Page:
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From 1887, Wilde found employment as the editor of ‘Lady’s World,’ a magazine that dealt in women’s fashion and had lost its popularity in recent years. Soon, he was able to revive the magazine by incorporating women’s viewpoints not only on art, literature and music, but also on modern life.
In 1888, while working as editor of ‘Lady’s World,’ Wilde published his first major work titled, ‘The Happy Prince and Other Tales’, a collection of children's stories. Next in 1889, he published another of his memorable works, ‘The Decay of Lying’.
In July 1889, he left his job to concentrate on his literary ambition. His only novel, ‘The Picture of Dorian Gray’ appeared in the July 1890 edition of ‘Lippincott's Monthly Magazine.’
Although the editor of the magazine had deleted roughly 500 words it was criticized by the reviewers for decadence and homosexual allusions. However, Wilde defended his work and in 1891, he had it published in book form.
In 1891, apart from ‘The Picture of Dorian Gray’, he had five other major works published. Among them, ‘Intentions’ consisted of previously published essays. Others were ‘The Soul of Man under Socialism’, ‘Lord Arthur Savile's Crime and Other Stories’, ‘A House of Pomegranates’ and ‘Salome’.
Wilde then continued to produce more plays, many of which satirized the upper class society. Falling in this category were ‘Lady Windermere's Fan’ (1882) and ‘A Woman of No Importance’ (1893), both of whichwere highly successful.
Contrarily, ‘An Ideal Husband’, a work which Wilde started in the summer of 1883, revolved around blackmail and political corruption. Just like ‘The Importance of Being Earnest’, which he wrote in the summer of 1894, ‘An Ideal Husband’ is also considered one of his masterpieces.
Personal Life & Legacy
On 29 May 1884, Oscar Wilde married Constance Lloyd, daughter of Horace Lloyd, a wealthy Queen's Counsel. The couple had two sons, Cyril and Vyvyan.
In 1886, while Constance was pregnant with their second child, Wilde was seduced by seventeen-year-old Robert Baldwin Ross, the grandson of the Canadian reform leader Robert Baldwin. Subsequently, they developed a relationship and Ross became Wilde’s first male lover.
In 1891, Wilde met Alfred Douglas, son of John Douglas, 9th Marques of Queensberry, and developed an affair with him. Unable to stop the liaison, the Marques left his calling card at Wilde's club, inscribed: "For Oscar Wilde, posing sodomite” on 18 February 1895.
Against his friends' advices, Wilde filed a suit of libel against the Marques. To protect himself, the Marques appointed detectives to find evidence about Wilde’s homosexuality and planned to portray him as the older man who habitually seduced the young and innocent. Many were also coerced to give evidence against Wilde.
Imprisoned for Sodomy
As evidence against Oscar Wilde mounted, a case of sodomy and gross indecency was filed against him. The prosecution, which opened on 26 April 1895, found him guilty on 25 May 1895. He was awarded with hard labor. On the same day he was sent to Newgate Prison.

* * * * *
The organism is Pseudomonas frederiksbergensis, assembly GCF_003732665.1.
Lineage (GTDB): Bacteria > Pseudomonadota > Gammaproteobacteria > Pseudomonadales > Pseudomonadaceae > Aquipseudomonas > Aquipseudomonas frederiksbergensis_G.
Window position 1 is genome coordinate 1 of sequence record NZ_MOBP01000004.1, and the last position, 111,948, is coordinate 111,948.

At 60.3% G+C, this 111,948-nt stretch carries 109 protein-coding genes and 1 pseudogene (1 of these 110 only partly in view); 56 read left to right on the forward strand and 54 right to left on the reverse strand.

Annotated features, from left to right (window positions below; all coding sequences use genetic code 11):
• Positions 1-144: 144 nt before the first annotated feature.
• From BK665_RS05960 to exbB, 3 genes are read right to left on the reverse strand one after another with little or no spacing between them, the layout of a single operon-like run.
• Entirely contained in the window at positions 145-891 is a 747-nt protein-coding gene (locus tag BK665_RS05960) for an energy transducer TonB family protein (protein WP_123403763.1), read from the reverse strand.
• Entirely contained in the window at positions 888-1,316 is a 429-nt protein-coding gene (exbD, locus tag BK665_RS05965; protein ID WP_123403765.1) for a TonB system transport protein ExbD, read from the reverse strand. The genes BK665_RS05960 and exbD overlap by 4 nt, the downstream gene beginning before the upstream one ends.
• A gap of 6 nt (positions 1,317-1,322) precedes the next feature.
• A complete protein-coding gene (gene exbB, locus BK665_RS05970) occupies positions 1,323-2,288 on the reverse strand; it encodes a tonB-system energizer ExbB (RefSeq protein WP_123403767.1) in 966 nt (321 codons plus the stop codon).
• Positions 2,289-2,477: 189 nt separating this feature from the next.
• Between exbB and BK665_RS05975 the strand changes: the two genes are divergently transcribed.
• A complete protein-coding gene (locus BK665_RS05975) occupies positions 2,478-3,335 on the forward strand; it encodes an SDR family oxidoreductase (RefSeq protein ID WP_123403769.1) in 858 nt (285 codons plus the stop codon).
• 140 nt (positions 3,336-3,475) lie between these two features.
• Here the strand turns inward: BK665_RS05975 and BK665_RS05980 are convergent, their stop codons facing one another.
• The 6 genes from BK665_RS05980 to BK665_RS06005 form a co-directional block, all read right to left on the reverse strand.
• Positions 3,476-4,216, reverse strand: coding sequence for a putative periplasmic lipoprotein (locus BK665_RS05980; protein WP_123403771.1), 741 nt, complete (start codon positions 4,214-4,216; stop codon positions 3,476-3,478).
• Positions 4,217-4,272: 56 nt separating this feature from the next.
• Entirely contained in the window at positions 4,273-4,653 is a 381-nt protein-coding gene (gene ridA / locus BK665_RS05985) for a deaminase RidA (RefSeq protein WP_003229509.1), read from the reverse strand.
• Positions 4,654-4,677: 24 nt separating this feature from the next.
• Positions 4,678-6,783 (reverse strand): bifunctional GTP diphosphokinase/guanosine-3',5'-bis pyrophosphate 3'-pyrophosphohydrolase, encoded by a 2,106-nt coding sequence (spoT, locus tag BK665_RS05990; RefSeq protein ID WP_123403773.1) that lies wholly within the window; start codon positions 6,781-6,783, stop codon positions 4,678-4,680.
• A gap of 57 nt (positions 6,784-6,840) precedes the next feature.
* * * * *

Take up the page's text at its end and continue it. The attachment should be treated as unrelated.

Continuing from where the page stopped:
He was subsequently shifted to Pentonvile and from there to Wandsworth Prison in London. Life in the latter place was too hard for Wilde’s delicate health. In early November 1895, he collapsed from hunger and illness, resulting in the rapture of his right ear drum.
On 23 November 1885, he was transferred to HM Prison Reading at the initiative of Liberal MP and reformer Richard B. Haldane and provided with reading as well as writing materials. Meanwhile his wife changed her and her sons' last name to Holland, thus dissociating themselves from Wilde's scandals.
It was here at Reading Gaol that he wrote a 50,000-word letter to Douglas. Written between January and March 1887, it was never delivered, but was partially published in 1905 as ‘De Profundis’ and fully published in 1962 as ‘The Letters of Oscar Wilde’.
Exile & Death
Wilde was released from prison on 18 May 1887 and immediately left for France, never to return to England. Very soon, he wrote ‘The Ballad of Reading Gaol’, his last major work. Initially, the authorship was credited to C33, but when it became successful; his name was added to it.
Wilde lived for three more years, poor and desolate. His wife sent him three pence a week from her annual allowance. She refused to see him or allow him to see the children. Among his few friends, who remained loyal till the end, were author Reginald Turner and Robert Ross.
Sometime around 25 November 1900, Wilde developed meningitis, stemming from the ear wound he had developed in prison and died from it on 30 November 1900. Initially he was buried in the Cimetière de Bagneux outside Paris.
On his death, Robert Ross became his literary executer. In 1900, he had Wilde’s remains transferred to Père Lachaise Cemetery. The tomb, which took around ten months to complete, was built by sculptor Jacob Epstein while the plinth was built by Charles Holden. The inscription on it was carved by Joseph Cribb.
As per tradition, visitors used to kiss Wilde’s tomb after applying lipstick on their lips, thereby leaving a print on it. In 2011, the edifice was cleared of these marks and was made ‘kiss-proof’ by erecting a glass-case around it.
In 2017, as the Policing and Crime Act 2017 was enacted in UK, Wilde was officially pardoned for his offence as homosexuality is no longer a crime in England.